Lily Pads at Green Spring Gardens

I was in a plein air class with Sarah Linda Poly through The Art League in Alexandria. Everyone else was working in oils; I'd barely begun my journey in oils and was the lone pastelist. The exposure, however, was perfect for my training overall.

Because massive, close in clumps of foliage blind me, I wandered around the pond area and wound up looking down instead for my source. The reflection among the lily pads spoke to me. It was completed on site.

Pastel on Wallis Belgian Mist, 14x11


Belle Haven Point

Today's class was on atmospherics, one of Sara Linda Poly's specialties. Early mornings were foggy and, as often happened, it would get hot and humid afterwards.

This vantage is from the far end of Belle Haven, looking down the Potomac toward the Chesapeake.

Pastel on Wallis, 4x11

For starters, this image is available here.


Belle Haven Secrets

Again as the only pastelist in a Sara Linda Poly class, I imparted my own style on the rest of the class. Pastels have been around for a long time, but there are so many misconceptions. It is fun to serve as an educator and advocate for this beautiful medium.

This is the right side of Belle Haven Marina, that which backs to the nature preserve. I found the solitude very tranquil as I tried to make the tangled mess of vegetation in the Potomac charming! (Now you know the secret.)

Pastel on Rust Colorfix, 8x11


Poolesville Stand

A journey over to Poolesville, Maryland is always worth the drive. The area provided me a love of painting rolling yellow fields and stands of trees. Over a couple summers, I coordinated fellow painters for plein air outings, painters to include Paul Reuther and Brenda Sylvia.

Pastel on Wallis, 8x10



Fountainhead Regional Park offers great vistas in an urban area. Here, though, I chose something more close to paint. I was fascinated by how these canoes were bunched up together tumbling around. They lent themselves to a more abstract treatment.

Soft pastel on Wallis


Siamese Duo

These beloved kitties belong to someone who did me a big favor, so I requested doing a favor in return. I'd done other pet portraits as a result of Nancy Freeman's workshop, so I was excited to get working on these two. I documented the journey.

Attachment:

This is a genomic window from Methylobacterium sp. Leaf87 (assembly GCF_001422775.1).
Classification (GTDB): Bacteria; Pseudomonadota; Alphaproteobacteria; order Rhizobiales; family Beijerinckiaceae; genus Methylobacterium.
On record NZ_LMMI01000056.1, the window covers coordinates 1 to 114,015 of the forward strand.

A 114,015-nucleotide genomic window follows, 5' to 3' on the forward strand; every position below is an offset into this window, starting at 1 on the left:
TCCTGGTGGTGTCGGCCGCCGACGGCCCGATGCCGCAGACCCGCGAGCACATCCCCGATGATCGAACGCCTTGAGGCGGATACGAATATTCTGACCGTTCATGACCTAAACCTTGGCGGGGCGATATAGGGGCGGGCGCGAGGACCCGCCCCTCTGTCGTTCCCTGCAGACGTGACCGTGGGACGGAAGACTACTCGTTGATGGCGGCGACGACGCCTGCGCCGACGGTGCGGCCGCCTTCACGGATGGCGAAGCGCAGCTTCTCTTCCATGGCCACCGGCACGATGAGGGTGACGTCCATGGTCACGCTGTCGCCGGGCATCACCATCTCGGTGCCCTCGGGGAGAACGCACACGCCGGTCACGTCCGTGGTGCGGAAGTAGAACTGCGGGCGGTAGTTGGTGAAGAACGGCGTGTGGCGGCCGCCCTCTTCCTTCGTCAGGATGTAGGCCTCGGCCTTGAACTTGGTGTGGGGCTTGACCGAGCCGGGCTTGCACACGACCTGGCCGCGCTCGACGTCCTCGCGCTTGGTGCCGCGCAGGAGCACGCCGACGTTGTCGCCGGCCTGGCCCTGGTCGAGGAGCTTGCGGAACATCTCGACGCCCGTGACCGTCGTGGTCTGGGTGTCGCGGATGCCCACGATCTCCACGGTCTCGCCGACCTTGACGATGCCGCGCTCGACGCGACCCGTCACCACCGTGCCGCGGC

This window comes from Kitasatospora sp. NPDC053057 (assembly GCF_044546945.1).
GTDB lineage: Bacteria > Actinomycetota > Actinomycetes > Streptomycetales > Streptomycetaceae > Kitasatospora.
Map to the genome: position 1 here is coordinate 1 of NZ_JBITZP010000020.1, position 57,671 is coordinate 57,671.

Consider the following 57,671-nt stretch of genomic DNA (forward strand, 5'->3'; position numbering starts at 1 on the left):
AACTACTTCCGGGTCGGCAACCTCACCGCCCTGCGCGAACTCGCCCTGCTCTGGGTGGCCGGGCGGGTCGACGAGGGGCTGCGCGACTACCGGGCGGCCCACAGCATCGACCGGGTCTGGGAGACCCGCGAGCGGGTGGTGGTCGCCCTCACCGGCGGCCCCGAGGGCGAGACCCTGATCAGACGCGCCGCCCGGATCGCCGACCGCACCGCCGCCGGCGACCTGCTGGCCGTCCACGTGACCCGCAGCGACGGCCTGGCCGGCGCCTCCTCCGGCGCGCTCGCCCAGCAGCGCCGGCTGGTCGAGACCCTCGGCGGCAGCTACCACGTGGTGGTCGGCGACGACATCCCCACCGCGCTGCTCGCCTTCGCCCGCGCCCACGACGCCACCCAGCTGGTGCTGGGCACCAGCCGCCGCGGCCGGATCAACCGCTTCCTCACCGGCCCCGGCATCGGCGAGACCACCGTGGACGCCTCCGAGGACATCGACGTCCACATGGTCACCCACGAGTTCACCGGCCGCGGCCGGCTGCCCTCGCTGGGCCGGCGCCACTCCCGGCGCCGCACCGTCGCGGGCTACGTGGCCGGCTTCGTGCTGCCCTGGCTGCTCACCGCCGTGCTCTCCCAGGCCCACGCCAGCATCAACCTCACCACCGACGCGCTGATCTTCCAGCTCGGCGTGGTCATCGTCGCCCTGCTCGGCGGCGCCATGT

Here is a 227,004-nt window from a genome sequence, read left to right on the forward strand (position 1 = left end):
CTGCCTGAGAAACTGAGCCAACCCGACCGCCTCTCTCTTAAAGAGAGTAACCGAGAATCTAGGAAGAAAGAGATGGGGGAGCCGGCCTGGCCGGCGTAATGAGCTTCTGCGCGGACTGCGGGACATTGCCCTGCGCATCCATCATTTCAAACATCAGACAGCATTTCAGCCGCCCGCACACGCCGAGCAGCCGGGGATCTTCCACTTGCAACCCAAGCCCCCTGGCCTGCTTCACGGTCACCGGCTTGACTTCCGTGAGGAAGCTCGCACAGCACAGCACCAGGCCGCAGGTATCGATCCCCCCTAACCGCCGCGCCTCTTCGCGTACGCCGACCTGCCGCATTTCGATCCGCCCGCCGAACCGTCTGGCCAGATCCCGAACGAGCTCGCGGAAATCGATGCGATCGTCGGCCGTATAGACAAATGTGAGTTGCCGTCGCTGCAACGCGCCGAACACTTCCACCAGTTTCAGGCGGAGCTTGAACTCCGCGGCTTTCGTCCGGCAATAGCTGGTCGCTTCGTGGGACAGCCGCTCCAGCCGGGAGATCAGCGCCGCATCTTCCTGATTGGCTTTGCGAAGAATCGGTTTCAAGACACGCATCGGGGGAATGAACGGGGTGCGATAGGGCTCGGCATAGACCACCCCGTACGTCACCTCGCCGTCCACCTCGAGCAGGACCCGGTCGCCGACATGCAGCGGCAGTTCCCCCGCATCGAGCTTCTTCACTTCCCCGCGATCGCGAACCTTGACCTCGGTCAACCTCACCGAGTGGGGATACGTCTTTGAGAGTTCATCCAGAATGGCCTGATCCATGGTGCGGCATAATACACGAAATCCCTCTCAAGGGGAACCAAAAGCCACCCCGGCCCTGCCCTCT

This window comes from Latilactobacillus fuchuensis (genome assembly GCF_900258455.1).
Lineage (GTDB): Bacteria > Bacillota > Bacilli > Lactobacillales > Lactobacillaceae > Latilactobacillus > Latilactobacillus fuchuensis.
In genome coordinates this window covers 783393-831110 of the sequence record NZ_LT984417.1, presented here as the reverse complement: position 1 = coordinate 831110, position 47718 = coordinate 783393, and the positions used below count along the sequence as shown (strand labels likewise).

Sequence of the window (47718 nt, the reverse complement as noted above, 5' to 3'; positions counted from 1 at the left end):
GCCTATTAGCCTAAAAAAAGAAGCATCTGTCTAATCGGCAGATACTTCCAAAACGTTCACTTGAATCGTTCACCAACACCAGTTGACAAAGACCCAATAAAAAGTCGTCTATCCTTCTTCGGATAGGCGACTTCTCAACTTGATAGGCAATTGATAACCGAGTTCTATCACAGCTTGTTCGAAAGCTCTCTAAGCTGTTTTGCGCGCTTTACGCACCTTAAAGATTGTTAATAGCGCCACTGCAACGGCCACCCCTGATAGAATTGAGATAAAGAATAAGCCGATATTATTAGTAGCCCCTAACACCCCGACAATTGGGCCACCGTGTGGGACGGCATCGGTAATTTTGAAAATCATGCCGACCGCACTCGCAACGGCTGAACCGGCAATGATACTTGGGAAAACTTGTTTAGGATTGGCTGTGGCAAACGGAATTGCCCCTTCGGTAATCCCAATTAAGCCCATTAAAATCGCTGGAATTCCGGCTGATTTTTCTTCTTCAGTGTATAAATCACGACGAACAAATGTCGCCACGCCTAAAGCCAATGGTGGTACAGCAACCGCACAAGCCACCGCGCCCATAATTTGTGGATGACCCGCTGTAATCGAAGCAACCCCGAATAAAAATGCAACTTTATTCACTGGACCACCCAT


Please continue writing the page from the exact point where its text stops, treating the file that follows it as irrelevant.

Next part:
I am a cat fancier. And cats are Bonnie fanciers. It's a great trick when cat owners think their pet will be reluctant to have my company and then the feline mauls me with attention. I just love that...except when I'm trying to take pictures of the subjects!

Although I did get one or two shots of them together, when I got home I realized I had separate pictures of the cats that I could piece together more effectively. The cats look very different. One had a long, refined nose and had vivid violet blue slanted eyes, which were very crossed. The other had a darker, more blunted face with round gray eyes and less crossing.

I played with the height of the rear one and the larger dimensions of the front one to get the proper arrangement.
This is on Belgian Mist Wallis paper and is 12x18. Although there are exceptions, pastels begin dark.
The front cat had a coat that was a little curly and I was grateful for the added interest.

The deep red background was of the owner's choice based on a sample I'd shown her; I scumbled it a bit, so it would blend with her den's paint.

Siamese Duo
Soft Pastel on Wallis Belgian Mist


Before the Dozer

Where I live is ripe with construction. Little houses with land become mega developments with McMansions.

That's what happened here. A little rancher with property on Marion Place was removed, but the vegetation remained. These bushes along what had been the driveway seemed to stand as sentinels to what was, as memories of the busy family that once lived there.

On a walk with a friend, I noticed these remaining bushes from the road, the opposite direction. I'd seen them before, but this time they had a pull. A few days later, I went there to paint them in their steadfast charm.

And I was devastated when only days later they were ripped out in a heap. At least they have this tribute.

Pastel on Wallis, 8x11


Occoquan Wildlife Refuge

I painted this the day my grandmother died several states away from me. She went peacefully in her sleep.

It was my first and last time going to this location. Parking was awkward and I came home with four ticks, a common nuisance of plein air work.

Afterwards, I was never happy with the painting. It wasn't a good day all around.

My other grandmother always told me, "Never knit when you're angry, because you'll have to pull it all out." I can generalize that, I believe, into saying to not paint when your heart isn't in it.

Occoquan Refuge
Pastel on Pastelboard